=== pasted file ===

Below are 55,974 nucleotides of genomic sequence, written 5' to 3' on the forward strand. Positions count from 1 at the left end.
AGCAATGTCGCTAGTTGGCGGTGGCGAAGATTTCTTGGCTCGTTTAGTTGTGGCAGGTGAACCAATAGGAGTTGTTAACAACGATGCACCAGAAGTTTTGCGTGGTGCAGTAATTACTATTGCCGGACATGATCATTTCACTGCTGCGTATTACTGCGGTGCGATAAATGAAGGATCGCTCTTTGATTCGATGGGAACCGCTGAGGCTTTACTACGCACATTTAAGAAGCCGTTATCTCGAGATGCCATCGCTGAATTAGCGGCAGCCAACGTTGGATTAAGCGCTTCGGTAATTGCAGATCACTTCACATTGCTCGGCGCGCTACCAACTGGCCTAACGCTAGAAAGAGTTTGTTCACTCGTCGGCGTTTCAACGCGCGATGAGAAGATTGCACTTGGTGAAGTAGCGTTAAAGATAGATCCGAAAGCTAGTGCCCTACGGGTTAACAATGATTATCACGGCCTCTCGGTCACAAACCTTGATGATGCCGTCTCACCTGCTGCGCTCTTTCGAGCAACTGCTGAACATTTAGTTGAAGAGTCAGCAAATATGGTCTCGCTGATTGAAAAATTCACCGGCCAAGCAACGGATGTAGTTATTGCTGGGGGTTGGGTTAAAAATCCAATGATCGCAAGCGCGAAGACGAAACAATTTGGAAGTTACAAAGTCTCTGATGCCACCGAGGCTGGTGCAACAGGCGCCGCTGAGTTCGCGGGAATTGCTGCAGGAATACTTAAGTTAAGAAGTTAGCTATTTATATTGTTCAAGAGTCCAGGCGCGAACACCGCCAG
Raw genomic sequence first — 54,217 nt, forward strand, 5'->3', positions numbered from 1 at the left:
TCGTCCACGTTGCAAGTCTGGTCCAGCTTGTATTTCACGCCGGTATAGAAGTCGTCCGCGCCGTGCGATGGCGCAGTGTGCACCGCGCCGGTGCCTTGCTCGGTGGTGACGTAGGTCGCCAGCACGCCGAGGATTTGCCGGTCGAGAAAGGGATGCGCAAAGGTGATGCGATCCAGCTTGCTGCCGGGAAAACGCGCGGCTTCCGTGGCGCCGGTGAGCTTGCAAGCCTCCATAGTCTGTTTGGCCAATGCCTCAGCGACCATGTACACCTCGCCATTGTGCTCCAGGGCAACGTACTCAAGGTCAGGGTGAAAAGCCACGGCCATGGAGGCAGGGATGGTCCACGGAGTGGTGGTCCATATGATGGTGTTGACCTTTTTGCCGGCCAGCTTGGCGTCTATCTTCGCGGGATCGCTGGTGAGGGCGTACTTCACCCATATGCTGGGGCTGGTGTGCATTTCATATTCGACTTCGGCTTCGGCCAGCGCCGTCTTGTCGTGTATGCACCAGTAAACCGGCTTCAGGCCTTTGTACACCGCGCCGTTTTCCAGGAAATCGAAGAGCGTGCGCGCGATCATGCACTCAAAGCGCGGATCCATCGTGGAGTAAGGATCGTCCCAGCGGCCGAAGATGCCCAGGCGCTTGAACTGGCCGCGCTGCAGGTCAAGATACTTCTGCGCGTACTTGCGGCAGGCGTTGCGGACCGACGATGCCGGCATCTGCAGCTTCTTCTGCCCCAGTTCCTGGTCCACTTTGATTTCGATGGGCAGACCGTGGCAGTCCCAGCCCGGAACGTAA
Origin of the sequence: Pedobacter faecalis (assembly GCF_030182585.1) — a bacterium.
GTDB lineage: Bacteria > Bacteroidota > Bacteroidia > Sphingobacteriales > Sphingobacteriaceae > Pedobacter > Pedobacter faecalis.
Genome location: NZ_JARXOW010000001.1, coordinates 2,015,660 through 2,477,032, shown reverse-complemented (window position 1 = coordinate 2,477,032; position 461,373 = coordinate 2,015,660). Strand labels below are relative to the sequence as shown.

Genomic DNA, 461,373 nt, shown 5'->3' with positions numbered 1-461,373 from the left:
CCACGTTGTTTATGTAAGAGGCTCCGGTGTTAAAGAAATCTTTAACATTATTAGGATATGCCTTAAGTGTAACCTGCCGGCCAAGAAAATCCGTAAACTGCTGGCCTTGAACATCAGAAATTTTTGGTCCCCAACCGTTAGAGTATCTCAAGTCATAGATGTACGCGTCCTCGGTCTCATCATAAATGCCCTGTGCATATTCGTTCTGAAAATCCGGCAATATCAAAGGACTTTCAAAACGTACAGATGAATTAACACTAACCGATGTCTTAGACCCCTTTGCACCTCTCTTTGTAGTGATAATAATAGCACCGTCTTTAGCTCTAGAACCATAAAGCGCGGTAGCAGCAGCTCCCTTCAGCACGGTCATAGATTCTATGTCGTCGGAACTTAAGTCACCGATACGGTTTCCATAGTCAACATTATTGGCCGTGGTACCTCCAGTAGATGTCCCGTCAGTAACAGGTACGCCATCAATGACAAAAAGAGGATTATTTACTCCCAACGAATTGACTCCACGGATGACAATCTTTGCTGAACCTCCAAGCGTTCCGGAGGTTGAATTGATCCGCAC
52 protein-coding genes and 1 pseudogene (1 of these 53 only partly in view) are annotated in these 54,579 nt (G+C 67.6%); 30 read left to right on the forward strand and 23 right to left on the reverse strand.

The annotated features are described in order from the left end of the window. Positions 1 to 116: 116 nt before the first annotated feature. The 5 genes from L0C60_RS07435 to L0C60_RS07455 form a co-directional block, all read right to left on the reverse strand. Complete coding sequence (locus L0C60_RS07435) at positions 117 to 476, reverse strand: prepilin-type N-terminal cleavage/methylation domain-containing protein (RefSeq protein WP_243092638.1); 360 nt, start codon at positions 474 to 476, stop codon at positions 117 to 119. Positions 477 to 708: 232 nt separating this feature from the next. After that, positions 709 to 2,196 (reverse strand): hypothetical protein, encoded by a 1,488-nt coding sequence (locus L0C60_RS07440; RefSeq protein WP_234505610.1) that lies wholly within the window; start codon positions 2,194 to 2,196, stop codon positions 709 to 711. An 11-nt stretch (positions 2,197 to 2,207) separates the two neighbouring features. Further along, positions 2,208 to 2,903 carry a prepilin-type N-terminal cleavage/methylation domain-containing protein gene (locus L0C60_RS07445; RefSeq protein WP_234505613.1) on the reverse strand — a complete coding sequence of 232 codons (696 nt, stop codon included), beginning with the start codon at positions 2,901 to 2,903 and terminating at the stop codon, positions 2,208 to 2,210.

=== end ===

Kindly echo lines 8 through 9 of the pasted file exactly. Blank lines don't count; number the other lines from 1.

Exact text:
Genomic DNA, 461,373 nt, shown 5'->3' with positions numbered 1-461,373 from the left:
CCACGTTGTTTATGTAAGAGGCTCCGGTGTTAAAGAAATCTTTAACATTATTAGGATATGCCTTAAGTGTAACCTGCCGGCCAAGAAAATCCGTAAACTGCTGGCCTTGAACATCAGAAATTTTTGGTCCCCAACCGTTAGAGTATCTCAAGTCATAGATGTACGCGTCCTCGGTCTCATCATAAATGCCCTGTGCATATTCGTTCTGAAAATCCGGCAATATCAAAGGACTTTCAAAACGTACAGATGAATTAACACTAACCGATGTCTTAGACCCCTTTGCACCTCTCTTTGTAGTGATAATAATAGCACCGTCTTTAGCTCTAGAACCATAAAGCGCGGTAGCAGCAGCTCCCTTCAGCACGGTCATAGATTCTATGTCGTCGGAACTTAAGTCACCGATACGGTTTCCATAGTCAACATTATTGGCCGTGGTACCTCCAGTAGATGTCCCGTCAGTAACAGGTACGCCATCAATGACAAAAAGAGGATTATTTACTCCCAACGAATTGACTCCACGGATGACAATCTTTGCTGAACCTCCAAGCGTTCCGGAGGTTGAATTGATCCGCAC